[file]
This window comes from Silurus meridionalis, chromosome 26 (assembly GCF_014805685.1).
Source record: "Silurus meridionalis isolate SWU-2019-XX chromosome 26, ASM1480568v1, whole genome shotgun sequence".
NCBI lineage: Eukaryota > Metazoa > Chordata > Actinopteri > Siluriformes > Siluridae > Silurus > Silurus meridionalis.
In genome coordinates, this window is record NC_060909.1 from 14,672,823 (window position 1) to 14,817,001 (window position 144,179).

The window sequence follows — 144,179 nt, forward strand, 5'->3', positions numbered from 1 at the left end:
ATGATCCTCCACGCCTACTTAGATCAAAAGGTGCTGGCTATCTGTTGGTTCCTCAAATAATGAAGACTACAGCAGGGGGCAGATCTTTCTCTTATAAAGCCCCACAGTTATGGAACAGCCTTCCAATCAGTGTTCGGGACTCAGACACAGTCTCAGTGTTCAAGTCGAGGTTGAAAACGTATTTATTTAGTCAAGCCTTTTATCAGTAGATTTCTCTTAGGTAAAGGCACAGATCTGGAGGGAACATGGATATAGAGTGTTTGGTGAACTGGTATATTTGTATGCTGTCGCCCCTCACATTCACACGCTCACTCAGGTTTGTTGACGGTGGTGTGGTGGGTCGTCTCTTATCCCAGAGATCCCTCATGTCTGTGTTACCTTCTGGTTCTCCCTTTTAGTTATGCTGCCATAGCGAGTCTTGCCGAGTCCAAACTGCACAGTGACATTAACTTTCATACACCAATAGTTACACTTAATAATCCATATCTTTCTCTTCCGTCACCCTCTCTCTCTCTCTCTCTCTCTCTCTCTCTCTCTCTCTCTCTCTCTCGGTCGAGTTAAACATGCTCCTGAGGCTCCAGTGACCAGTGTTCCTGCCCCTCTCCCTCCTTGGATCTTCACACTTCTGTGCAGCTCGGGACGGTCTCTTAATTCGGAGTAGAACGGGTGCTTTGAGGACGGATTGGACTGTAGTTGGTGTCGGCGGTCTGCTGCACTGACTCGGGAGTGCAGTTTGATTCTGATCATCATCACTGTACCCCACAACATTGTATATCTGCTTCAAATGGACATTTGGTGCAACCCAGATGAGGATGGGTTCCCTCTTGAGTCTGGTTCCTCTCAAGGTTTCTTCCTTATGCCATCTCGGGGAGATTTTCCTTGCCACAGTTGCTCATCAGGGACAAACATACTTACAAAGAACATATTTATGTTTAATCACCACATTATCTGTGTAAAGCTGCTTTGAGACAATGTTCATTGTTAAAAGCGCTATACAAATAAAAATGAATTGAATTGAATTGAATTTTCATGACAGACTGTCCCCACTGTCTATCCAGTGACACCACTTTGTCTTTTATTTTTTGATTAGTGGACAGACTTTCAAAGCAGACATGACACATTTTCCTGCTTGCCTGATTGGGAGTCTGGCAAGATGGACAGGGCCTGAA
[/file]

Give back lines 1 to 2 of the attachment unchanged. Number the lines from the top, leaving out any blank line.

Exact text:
This window comes from Silurus meridionalis, chromosome 26 (assembly GCF_014805685.1).
Source record: "Silurus meridionalis isolate SWU-2019-XX chromosome 26, ASM1480568v1, whole genome shotgun sequence".